The energy sector will secure Canada’s future

Daniel Lang In the Senate, we have been considering a recent report on Canada's energy sector -- Now or Never, Canada Must Act Urgently to Seize its Place in the New Energy World Order.

Commentary

by Daniel Lang

In the Senate, we have been considering a recent report on Canada’s energy sector—Now or Never, Canada Must Act Urgently to Seize its Place in the New Energy World Order. It is important that all Canadians understand how vital our energy resources are to the economy, and the challenges that lie ahead for us.

The energy sector plays a vital role in keeping Canada strong, free and prosperous. It employs over half-a-million Canadians and contributed a staggering $94 billion to our country’s exports in 2010. It also contributed $35 billion in taxes and royalties in 2008 to various levels of government. With oil production set to double by 2030, these contributions to our tax base and our living standards will prove crucial to all Canadians. I stress all Canadians. Even provinces without abundant oil resources will share in the wealth through transfer payments.

The energy sector is the largest private-sector employer in Canada. Young Canadians need to be introduced to the opportunities in the energy sector as they plan their careers. Moreover, these opportunities must also be accessible to all Canadians, including aboriginal youth, 400,000 of whom will be eligible for the workplace between 2012 and 2020.

But none of this potential prosperity can be taken for granted. Canadians face significant challenges on the road to fully developing these natural resources.

First is the prospect of our biggest customer becoming self-sufficient for its petroleum needs. Energy experts believe the United States may soon no longer need to import oil, and could become a major exporter of natural gas.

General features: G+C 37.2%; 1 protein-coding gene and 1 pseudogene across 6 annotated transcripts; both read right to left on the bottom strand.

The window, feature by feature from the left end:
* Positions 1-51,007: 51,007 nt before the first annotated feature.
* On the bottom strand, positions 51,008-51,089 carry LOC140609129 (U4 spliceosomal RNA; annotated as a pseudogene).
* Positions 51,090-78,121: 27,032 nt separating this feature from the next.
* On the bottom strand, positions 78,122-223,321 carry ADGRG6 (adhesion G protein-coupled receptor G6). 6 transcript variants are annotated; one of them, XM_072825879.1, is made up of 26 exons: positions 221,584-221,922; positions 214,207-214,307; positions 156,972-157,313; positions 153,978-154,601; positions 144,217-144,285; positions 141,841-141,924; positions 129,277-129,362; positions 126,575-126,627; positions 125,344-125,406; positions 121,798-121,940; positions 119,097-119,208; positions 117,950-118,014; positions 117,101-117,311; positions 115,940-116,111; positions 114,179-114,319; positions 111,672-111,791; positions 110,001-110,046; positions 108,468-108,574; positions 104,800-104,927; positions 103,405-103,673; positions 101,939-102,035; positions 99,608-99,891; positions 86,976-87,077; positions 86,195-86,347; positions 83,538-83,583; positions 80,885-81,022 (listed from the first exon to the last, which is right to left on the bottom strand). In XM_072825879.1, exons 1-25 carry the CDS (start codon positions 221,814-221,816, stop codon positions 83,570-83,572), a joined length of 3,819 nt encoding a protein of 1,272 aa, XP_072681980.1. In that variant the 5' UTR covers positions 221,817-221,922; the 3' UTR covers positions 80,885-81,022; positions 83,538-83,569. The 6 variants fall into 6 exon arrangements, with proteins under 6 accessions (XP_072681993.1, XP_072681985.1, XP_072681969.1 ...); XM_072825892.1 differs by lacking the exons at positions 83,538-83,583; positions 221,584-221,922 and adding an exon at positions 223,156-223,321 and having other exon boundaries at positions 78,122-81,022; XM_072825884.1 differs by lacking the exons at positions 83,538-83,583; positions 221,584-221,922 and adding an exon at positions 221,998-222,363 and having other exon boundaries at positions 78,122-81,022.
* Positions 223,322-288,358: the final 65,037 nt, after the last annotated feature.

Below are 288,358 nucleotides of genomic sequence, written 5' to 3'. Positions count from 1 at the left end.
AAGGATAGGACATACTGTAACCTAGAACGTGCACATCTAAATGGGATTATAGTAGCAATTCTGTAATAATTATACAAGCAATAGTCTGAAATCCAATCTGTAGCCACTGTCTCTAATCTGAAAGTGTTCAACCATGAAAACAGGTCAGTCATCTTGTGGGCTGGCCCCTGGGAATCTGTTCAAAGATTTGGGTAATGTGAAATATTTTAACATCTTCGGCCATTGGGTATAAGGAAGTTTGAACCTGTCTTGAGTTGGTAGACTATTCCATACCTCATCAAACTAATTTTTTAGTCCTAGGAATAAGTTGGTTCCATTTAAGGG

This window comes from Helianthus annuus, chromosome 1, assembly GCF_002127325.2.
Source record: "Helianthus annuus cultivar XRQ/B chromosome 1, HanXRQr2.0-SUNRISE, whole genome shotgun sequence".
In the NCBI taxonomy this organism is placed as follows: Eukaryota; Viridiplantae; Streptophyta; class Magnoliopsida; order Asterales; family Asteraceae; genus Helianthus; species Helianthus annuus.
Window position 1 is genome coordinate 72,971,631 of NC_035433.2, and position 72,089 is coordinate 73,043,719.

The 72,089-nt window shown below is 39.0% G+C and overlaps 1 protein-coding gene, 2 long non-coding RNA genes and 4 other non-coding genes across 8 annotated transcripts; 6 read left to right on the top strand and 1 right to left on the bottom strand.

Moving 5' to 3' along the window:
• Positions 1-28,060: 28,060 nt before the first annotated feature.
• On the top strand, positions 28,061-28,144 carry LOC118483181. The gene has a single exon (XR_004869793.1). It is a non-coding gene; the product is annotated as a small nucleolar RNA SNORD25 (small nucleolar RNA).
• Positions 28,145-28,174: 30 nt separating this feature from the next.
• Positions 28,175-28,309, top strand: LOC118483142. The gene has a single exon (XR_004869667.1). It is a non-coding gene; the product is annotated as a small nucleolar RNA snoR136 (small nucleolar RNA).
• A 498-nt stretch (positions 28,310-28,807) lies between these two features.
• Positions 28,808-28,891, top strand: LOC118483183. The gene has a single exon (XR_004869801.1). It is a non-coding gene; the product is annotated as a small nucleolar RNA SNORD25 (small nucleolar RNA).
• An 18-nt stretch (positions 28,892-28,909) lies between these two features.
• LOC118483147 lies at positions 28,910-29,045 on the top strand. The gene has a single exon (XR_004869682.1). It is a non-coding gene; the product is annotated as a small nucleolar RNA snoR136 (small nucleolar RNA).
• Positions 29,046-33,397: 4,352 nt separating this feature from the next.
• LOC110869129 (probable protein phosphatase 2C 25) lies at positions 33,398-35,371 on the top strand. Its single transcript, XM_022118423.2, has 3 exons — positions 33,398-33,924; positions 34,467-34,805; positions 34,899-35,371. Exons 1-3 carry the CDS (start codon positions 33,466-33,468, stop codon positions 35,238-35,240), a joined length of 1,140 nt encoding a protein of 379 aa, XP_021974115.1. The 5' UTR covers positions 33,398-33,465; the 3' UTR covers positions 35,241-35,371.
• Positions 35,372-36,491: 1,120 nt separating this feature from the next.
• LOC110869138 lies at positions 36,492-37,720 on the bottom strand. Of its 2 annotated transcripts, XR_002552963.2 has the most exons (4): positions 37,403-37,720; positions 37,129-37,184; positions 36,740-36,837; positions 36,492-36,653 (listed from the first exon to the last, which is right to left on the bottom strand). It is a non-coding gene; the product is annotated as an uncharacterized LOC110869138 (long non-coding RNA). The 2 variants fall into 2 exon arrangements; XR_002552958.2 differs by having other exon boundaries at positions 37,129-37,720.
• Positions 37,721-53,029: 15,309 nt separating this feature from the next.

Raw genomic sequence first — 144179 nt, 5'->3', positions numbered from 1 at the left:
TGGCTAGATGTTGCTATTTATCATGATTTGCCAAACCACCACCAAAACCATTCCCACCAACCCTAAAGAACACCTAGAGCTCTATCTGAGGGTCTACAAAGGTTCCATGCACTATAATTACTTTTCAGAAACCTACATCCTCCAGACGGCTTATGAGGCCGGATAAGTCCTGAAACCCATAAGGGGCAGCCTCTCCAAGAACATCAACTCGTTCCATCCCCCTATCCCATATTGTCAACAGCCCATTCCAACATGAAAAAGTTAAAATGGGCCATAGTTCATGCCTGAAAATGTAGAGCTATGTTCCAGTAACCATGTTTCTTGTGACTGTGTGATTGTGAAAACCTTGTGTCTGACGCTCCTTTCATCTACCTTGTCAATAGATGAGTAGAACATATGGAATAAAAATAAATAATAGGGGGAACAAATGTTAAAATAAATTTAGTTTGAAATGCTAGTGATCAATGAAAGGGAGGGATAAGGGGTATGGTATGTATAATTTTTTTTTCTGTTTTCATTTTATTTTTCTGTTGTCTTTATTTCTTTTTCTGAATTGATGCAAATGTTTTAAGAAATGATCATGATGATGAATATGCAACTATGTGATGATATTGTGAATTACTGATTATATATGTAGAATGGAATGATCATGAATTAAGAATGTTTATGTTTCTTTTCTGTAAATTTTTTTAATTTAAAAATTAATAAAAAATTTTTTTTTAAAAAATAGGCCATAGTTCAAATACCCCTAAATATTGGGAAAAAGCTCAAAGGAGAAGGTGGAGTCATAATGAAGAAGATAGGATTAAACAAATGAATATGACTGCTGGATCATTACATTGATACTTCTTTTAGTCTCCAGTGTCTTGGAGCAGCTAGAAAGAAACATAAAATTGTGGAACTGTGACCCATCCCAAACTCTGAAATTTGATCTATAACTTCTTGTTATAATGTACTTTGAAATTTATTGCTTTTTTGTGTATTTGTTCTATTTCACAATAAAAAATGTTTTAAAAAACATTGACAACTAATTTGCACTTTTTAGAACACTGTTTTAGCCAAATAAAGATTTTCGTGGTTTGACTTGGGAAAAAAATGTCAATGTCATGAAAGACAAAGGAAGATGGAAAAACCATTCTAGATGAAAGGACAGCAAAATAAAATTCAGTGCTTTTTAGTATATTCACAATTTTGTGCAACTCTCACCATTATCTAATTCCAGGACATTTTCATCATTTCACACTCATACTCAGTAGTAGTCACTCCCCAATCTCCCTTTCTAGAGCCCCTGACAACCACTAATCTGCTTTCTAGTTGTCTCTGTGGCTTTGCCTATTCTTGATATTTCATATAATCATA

Second, Canada loses approximately $28 billion a year in revenue from oil sales to the U.S. Because we do not have access to a diverse global market, there is a glut of Canadian oil that can only be sold to the U.S. This drives down the price our oil can get to below the going rate on the world market. Yet building pipelines to ease this bottleneck faces serious regulatory and environmental challenges.

Third, Canada is facing increasing competition from other oil and gas exporting countries. In the past month, major oil and gas discoveries off the coast of Malaysia, Israel and Mexico have been reported. And the prospect of a natural gas pipeline from Alaska’s north coast to Valdez is closer to becoming a reality.

Fourth, greater efforts must be made to remove barriers to labour mobility, and more must be done to increase trades and apprentice training as part of a national labour strategy, rather than depending on temporary foreign workers.

Canada must seek out and embrace new opportunities and new markets or risk a reduction in our living standard. It is also time we looked closer to home if we are to become truly energy independent. Canada produces enough oil and gas to be self-sufficient, yet we are importing 778,000 barrels per day of crude oil from countries such as Saudi Arabia and Venezuela. The $40 billion we spend buying foreign oil each year is money better spent developing our own resources for export.

That’s why our report embraces the notion of shipping oil from western Canadian to eastern Canadian markets. Western Canadians have reason to be wary of anything that sounds like a new National Energy Plan. But the reality of oil economics is different today. Higher prices can be achieved for this oil in eastern Canada than in the American Midwest.

Enbridge has confirmed that they have applied to the National Energy Board to reverse the flow of an existing gas pipeline to provide western crude to refineries in Ontario and Quebec. The company is also actively pursuing talks with the government of New Brunswick about the possibility of building a new pipeline from Montreal to Saint John—where the oil can then be exported to international markets. Canadians should embrace both these proposals.

The Senate Report on Energy could not have been timelier. Our mission was to set the scene for all Canadians to grasp what is at stake—namely our economic prosperity and our ability to fund infrastructure and social programs across the country. I invite all Canadians to read the report and follow the debate in the Senate.

Senator Daniel Lang represents Yukon and serves on the Energy, Environment and National Resources Committee and on the Standing Committee on National Security and Defence. The report is available on the committee’s website.

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